If/when they are using your product and they start breathing faster, you can deduce that something has (either positively or negatively) affected them emotionally.
You can also use the band around the chest or even a simpler measurement on a finger to measure heart rate/pulse. When you are emotionally aroused, your heart beats faster and your pulse increases.
How would you use GSR, respiration, or heart rate data in a user test or study? Let’s say you are testing an app for getting an insurance quote. You ask the user what they think of the insurance quote app, and they answer:
“It was OK, it wasn’t too hard to use.”
But looking at their GSR, respiration, and/or heart rate might tell you that they were stressed. The data will also show you when and where in the process they had the most stress.
Like GSR monitors, heart-rate and respiration monitors are relatively inexpensive (under $100). What you may really want, however, is a total package that includes, a universal monitor that you can plug more than one measurement into.
For example, you can use GSR, heart rate, respiration and even EEG (discussed below), plus software that lets you monitor the data and combine it with actions your users are taking at specific moments during your user study. These packages will cost you a lot, however. A whole system may run as much as $7,000.
To get started, you may want to bring in a vendor who has the equipment to get your feet wet before you decide to buy these tools for your lab.
I am probably unusual in my criticisms of eye-tracking. A lot of people like eye tracking, but I think it has some problems. I’ll explain why.
Eye tracking involves having people look at a special monitor while wearing eye-tracking headsets/glasses. The eye tracker measures what you look at and how long you look at it. If you were doing user testing on a web page, then you could see (either for an individual or through aggregated data) where people looked most, how long they looked at it, and what people did not look at, and so on.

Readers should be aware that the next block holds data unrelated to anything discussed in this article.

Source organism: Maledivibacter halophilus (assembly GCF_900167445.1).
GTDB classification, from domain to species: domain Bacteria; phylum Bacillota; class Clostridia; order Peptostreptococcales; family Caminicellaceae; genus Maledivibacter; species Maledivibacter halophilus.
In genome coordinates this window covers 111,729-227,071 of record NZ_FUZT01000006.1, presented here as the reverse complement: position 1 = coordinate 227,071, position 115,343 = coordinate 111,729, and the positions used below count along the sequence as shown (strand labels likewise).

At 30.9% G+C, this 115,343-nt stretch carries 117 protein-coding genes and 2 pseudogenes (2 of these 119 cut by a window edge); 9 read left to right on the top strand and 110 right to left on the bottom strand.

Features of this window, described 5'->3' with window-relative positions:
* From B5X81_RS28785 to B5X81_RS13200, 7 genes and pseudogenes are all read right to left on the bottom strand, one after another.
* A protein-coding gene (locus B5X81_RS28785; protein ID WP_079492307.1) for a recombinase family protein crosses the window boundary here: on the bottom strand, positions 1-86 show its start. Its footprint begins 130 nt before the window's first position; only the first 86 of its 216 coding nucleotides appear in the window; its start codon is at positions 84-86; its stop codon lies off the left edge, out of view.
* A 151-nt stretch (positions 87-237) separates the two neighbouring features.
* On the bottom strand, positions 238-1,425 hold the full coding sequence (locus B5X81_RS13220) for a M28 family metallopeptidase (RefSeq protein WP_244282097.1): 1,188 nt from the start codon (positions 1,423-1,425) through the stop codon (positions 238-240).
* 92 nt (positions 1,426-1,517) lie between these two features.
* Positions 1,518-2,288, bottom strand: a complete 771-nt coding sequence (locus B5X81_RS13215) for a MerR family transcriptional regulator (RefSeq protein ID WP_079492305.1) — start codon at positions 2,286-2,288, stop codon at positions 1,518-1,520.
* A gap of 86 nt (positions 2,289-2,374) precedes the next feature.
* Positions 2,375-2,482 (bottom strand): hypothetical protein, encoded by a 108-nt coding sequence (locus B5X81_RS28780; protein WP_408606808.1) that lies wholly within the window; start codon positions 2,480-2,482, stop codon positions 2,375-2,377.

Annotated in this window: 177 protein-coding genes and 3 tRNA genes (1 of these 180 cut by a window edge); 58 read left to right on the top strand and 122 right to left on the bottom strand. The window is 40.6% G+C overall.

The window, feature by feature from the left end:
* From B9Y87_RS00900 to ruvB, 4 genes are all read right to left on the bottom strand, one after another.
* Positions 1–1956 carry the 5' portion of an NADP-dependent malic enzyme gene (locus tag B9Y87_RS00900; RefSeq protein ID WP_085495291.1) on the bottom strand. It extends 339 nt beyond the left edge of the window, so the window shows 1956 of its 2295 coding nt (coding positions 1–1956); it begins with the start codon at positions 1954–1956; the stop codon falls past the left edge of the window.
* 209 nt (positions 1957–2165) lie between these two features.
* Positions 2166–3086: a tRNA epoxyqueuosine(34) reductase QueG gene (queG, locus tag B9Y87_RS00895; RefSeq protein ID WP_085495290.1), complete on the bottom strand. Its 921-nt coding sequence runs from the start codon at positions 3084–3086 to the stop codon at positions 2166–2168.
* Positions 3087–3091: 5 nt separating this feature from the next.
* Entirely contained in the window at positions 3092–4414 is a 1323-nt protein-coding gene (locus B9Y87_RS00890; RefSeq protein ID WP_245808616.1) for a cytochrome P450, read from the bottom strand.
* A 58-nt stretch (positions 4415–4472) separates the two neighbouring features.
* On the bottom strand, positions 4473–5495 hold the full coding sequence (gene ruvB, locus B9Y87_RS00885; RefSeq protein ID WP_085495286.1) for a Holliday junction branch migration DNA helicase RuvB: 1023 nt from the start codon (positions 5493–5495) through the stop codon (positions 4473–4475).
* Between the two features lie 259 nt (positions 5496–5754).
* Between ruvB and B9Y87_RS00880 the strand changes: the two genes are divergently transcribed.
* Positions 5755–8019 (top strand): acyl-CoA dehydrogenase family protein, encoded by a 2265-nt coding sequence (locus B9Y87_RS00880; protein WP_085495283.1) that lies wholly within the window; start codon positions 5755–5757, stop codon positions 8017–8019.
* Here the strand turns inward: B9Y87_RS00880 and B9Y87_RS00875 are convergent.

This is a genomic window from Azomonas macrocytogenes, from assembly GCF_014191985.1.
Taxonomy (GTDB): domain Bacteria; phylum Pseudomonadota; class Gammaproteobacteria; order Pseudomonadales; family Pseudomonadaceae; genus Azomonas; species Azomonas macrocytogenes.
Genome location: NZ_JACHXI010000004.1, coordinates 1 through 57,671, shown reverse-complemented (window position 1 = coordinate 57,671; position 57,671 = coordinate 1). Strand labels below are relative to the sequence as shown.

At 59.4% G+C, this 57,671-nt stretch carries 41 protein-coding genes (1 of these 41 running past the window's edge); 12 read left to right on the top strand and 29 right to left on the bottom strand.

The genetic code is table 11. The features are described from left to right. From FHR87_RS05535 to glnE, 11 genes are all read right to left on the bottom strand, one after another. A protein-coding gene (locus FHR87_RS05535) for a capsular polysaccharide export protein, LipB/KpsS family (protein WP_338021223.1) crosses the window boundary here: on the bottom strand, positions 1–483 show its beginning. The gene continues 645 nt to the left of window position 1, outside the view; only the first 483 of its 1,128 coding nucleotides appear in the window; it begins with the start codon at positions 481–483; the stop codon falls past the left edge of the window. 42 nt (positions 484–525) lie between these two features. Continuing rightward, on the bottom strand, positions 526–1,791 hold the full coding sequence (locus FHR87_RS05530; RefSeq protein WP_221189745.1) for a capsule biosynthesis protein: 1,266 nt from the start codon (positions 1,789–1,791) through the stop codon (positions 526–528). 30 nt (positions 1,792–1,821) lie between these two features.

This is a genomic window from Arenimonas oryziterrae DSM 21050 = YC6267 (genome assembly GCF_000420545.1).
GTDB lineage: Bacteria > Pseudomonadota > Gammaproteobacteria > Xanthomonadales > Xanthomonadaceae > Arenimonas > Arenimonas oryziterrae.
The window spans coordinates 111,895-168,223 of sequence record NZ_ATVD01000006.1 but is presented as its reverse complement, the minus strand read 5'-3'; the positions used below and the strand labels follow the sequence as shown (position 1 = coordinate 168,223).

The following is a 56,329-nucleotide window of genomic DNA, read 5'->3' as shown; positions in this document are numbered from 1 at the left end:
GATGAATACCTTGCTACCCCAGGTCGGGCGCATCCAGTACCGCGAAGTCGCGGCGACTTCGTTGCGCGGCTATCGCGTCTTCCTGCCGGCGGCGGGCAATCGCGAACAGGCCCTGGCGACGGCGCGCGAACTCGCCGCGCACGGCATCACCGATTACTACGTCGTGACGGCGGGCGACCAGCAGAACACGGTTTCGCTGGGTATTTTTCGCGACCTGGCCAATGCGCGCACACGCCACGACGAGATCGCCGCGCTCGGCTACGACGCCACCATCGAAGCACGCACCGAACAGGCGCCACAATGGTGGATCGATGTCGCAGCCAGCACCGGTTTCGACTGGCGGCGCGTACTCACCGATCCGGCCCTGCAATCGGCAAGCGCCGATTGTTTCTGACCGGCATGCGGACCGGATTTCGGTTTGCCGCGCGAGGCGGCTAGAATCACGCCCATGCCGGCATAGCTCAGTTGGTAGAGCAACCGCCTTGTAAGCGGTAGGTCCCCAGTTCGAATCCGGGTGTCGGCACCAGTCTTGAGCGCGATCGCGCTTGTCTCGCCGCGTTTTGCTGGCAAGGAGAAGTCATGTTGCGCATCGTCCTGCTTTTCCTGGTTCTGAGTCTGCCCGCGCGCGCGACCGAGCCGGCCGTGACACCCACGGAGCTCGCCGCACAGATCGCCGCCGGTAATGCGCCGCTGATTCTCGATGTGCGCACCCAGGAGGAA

Eye tracking works just fine in measuring what it is measuring. But here’s my criticism: Eye tracking only measures where people are looking with their central vision. It doesn’t measure peripheral vision.
Recent research on peripheral vision shows that peripheral vision is more important than once thought for information process. For example, images of danger and emotion are processed faster in peripheral vision than in central vision. We also know now that people use peripheral vision to decide if they are the right place, or in the case of software and website design, if they are at the right page or screen. It’s possible for people to “see” something in peripheral vision, but not be consciously aware that they have. And what they see can influence the action they take.
Since eye tracking doesn’t track any peripheral vision data, I am not a big fan of it. Monitors with eye tracking built in, plus the software to analyze and report on the data can cost around $7,000 to $10,000.
Cameras can capture someone’s face as they use a product or watch a video. Algorithms can then analyze the facial expressions and tell you whether the person is confused, happy, scared, and so on.
Facial coding is also an “add-on” feature to eye tracking. You should assume similar pricing ($7,000 to $10,000) for facial coding as for eye tracking
EMG stands for Electromyography, or muscle movement. Whenever a muscle contracts it generates a small amount of electricity which can be detected with some fairly simple electrodes. Muscle movement can be very small — you may not see the muscle move, but you can measure it.
This means that some of the most interesting EMG measurements come from the movement of muscles in the face or fEMG. Facial coding uses algorithms to take a good guess at what the person is feeling, but with fEMG you can actually measure the muscles in the face and thereby more accurately assess the emotion that the person is feeling. There is muscle activity in the face that a video won’t detect, but that the fEMG recordings will detect. This means that with fEMG you can pick up on emotions that are not being obviously displayed through just facial coding.